Popping the question is always tricky - especially when you are not entirely confident of the answer.
Yet the wooing that has been going on between political parties over whether they will, or won’t, stand in certain seats at this general election, has been unparalleled, and will soon require a definitive decision.
One of the results of the division across the UK and within the political system over Brexit, is parties are now openly discussing not fighting seats. Tactical standing appears to be taking the place of tactical voting - or perhaps forcing the electorate’s hand in the matter.
Polling has suggested that if 30 per cent of Remain voters cast their votes tactically in the general election, then a coalition of Labour, Lib Dem, SNP and other smaller parties could win a slim majority and defeat Boris Johnson.
The thinking is why have two pro-Remain candidates on the ballot when it could actually ensure that neither win?
On the other side of the debate, the Brexit Party has been hoping the Tories pick up the phone to thrash out a similar scenario for pro-Leave voters.
But just who is signing up to this, could it work and is it actually rather undemocratic?
Who’s zooming who?
Jo Swinson’s party, the Liberal Democrats are pushing the idea of pro-Remain parties standing aside for each other, where one or the other is more likely to win a seat. Mostly because it believes it’s the party who would scoop up most seats in this way.
With the agreement of the Greens and Plaid Cymru such a pact was put into play at the Brecon and Radnorshire by-election in the summer, with the Lib Dems standing a candidate, Jane Dodds, who went on to beat the Conservative incumbent, Chris Davies.
Already the Lib Dems have reportedly agreed to stand aside for the Greens in the Isle of Wight and Brighton Pavilion, could step aside in Broxtowe, to help Anna Soubry, the Independent Group for Change leader and do the same for former Tory MP Dominic Grieve in Beaconsfield who is standing as an independent.
Plaid Cymru has said its still internally discussing how an alliance with the others might work.
Meanwhile in Northern Ireland Sinn Fein has said it will not stand in three seats to ensure a pro-Remain candidate wins. In South Belfast it will back the SDLP, in East Belfast it supports the Alliance candidate and an independent in North Down.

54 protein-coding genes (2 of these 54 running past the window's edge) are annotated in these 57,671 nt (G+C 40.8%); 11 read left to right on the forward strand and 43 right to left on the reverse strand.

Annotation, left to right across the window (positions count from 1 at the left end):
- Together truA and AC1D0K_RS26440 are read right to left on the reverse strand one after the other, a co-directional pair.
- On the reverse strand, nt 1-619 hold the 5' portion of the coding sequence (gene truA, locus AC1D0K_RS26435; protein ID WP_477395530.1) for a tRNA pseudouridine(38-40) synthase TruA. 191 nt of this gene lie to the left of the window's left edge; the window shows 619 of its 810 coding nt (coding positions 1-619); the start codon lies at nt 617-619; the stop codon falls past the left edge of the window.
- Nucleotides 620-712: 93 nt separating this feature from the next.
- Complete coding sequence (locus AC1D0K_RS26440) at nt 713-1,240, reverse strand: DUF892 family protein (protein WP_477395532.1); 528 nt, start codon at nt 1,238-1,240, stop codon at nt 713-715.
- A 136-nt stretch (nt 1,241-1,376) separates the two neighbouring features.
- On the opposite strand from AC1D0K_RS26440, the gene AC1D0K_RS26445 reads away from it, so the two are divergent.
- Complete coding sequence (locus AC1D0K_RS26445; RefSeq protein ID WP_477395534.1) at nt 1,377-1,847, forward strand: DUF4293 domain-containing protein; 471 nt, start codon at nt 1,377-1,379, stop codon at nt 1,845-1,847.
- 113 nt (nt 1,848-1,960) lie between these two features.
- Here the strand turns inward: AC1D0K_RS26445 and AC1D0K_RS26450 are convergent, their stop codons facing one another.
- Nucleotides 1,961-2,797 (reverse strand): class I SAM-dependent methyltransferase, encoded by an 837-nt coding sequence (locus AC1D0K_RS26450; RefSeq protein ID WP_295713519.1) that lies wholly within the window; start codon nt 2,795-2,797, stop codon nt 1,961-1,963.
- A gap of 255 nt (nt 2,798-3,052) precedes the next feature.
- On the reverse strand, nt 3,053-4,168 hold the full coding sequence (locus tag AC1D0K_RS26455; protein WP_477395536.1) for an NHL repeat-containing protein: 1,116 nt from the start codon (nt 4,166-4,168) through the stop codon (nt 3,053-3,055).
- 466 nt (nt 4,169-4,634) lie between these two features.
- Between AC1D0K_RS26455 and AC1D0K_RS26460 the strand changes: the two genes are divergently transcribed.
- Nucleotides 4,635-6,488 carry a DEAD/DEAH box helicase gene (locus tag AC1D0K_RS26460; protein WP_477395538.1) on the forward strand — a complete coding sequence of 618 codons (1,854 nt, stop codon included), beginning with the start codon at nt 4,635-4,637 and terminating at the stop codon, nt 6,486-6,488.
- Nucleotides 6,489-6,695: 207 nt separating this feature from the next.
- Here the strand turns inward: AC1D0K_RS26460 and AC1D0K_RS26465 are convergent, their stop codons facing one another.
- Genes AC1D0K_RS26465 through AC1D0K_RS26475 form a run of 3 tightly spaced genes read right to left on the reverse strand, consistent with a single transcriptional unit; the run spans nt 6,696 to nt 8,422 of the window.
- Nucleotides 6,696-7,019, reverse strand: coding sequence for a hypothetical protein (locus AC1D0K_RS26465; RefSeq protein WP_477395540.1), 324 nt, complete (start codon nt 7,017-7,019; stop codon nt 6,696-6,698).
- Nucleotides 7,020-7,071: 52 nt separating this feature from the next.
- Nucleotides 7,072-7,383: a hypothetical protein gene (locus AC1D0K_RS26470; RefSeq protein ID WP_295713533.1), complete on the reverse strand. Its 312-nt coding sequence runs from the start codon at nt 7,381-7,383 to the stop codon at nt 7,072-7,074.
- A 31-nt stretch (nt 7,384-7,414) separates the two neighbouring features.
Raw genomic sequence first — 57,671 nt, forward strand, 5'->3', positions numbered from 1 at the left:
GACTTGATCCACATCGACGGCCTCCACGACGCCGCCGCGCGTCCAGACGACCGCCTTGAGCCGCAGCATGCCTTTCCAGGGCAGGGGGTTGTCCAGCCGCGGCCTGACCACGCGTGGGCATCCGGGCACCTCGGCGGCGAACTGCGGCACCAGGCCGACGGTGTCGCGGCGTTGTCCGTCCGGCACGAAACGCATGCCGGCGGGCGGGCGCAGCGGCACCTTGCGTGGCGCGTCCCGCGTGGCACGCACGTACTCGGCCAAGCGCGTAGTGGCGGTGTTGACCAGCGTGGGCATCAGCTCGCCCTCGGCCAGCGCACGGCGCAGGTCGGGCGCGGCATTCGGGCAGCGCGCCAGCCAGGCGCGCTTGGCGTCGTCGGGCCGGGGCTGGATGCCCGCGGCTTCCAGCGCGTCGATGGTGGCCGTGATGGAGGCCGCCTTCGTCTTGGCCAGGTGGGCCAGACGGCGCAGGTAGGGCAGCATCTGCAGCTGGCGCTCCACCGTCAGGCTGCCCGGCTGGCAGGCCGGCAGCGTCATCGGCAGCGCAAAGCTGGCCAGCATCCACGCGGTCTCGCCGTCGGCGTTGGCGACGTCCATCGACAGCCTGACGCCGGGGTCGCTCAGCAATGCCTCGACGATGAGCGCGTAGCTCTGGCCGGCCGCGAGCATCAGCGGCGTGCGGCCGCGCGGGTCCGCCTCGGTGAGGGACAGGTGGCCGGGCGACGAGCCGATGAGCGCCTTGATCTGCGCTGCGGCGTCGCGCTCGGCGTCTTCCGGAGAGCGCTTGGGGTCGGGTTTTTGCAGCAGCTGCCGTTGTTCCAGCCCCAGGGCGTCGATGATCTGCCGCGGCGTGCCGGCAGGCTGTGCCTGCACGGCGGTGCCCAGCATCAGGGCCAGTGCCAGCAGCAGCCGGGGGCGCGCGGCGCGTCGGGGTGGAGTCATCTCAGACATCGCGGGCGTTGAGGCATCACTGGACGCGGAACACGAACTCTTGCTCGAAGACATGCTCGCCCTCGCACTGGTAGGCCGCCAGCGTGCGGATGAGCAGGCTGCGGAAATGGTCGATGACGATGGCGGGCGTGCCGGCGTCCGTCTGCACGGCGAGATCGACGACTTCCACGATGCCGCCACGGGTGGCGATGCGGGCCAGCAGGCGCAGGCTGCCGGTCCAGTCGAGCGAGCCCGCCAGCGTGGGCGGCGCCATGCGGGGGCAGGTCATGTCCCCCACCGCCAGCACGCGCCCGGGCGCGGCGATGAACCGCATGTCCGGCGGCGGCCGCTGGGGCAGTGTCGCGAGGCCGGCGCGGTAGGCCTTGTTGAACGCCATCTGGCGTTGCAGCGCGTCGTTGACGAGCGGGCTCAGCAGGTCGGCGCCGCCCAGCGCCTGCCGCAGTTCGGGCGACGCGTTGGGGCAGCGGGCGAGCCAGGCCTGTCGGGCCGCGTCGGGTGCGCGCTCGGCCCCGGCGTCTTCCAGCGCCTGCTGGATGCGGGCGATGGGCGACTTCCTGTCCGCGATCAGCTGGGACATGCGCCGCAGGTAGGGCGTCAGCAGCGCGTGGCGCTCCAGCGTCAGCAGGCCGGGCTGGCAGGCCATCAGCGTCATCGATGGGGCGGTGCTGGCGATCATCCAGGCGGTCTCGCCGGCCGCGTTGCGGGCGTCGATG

What about Labour and the Conservatives?
Jeremy Corbyn has ruled out any deals or pacts with any other party - which is unsurprising given Jo Swinson has point blank refused supporting any potential Labour government if he is at the helm. But he has made overtures towards the SNP regarding a Corbyn government granting a section 30 order for a second independence referendum.
However it would take a lot more than that to convince the SNP not to stand candidates in seats held by Scottish Labour or where it came a close second in 2017. The SNP is determined to try and replicate its landslide result from the 2015 election where it scooped up 56 of the 59 Scottish seats.
Which is why it’s a bit upset that its pro-independence allies, the Scottish Greens, have said they will stand candidates against them, even in marginals like Perth and North Perthshire. The Scottish Greens know they’re unlikely to win that seat, but they want to make a point about the SNP incumbent’s support for the oil and gas industry in a time of climate emergency. That point could result in a Tory gain.
Which is one of many the Conservatives believe they could pick up, especially from Labour in the north of England, despite Nigel Farage believing his Brexit Party can do exactly the same.
Boris Johnson is adamant he will not enter into a pact with the Brexit Party, so Farage - who has declined to stand for election - has said his party will field 600 candidates across the UK, leading to concerns among Brexiteers that the pro-Leave support will be split.
And over in Northern Ireland, the pro-Leave parties have also failed to reach any agreement on pacts. The Ulster Unionist Party (UUP) has announced it will stand in all 18 constituencies, despite the fact that unionist parties traditionally agree not to stand against each other in certain constituencies. Unsurprisingly the Democratic Unionist Party (DUP) isn’t too happy about this, calling the decision "bonkers".
Is all this democratic?
It might feel a little odd, and possibly even redolent of smoke-filled backroom deals, but there are no rules which state that parties must stand candidates against each other, though it has been the tradition that the biggest parties stand in every constituency in order to win the largest share of the vote, and hopefully also the greatest number of seats.
But normally, general elections are fought on taxation and domestic issues, such as the NHS, education, policing and housing - this one is rather exceptional in that the subject at the heart of the campaign is Brexit and all that appears to matter is if you’re Remain or Leave.
At the last general election 333 of the 650 winning candidates received less than 50 per cent of the vote, which means they could likely have been defeated if all the people voting for other parties only had the one alternative to choose from.
So parties who agree on Brexit have a lot to gain if they can co-ordinate their supporters at the ballot box.
Ultimately though it does require voters being prepared to cast their vote for a party which they may not ordinarily choose. But then UK politics is far from ordinary right now.